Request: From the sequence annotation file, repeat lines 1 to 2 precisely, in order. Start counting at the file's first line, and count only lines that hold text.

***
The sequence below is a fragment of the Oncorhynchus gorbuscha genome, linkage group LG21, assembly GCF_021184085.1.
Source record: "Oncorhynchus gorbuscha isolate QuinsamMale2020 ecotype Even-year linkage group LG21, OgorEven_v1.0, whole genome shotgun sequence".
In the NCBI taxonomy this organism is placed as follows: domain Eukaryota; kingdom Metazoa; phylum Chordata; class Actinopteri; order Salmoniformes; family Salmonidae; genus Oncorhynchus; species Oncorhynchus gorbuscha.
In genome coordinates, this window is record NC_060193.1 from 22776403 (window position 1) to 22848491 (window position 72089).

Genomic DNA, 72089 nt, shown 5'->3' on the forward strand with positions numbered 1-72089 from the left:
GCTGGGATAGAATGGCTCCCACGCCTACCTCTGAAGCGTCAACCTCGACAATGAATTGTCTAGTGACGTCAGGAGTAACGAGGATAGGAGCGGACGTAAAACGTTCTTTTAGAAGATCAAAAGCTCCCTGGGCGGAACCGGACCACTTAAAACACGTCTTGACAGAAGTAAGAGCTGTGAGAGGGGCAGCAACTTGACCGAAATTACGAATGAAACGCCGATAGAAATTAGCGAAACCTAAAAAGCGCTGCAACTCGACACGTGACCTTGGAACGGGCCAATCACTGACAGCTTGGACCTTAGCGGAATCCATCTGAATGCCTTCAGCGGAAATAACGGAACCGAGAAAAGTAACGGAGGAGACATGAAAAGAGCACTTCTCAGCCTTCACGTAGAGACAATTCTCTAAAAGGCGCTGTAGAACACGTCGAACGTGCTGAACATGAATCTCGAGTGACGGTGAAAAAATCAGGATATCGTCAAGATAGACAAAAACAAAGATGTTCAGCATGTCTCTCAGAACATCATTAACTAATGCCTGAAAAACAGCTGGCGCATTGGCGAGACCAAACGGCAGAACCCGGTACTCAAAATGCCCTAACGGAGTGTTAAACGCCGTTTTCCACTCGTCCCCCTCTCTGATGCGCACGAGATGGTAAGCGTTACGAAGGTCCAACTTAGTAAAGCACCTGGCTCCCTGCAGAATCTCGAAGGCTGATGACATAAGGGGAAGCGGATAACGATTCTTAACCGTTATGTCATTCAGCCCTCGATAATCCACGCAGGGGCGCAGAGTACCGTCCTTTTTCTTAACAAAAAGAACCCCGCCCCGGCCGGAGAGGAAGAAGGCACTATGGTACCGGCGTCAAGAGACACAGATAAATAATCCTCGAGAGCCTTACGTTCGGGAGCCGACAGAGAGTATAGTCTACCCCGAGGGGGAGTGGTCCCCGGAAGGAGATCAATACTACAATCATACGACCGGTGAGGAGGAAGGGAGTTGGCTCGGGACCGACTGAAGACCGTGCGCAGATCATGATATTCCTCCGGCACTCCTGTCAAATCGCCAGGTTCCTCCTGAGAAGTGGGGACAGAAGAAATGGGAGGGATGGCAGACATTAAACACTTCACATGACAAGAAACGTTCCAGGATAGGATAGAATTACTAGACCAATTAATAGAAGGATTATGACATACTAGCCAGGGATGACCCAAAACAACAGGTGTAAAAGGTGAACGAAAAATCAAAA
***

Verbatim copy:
The sequence below is a fragment of the Oncorhynchus gorbuscha genome, linkage group LG21, assembly GCF_021184085.1.
Source record: "Oncorhynchus gorbuscha isolate QuinsamMale2020 ecotype Even-year linkage group LG21, OgorEven_v1.0, whole genome shotgun sequence".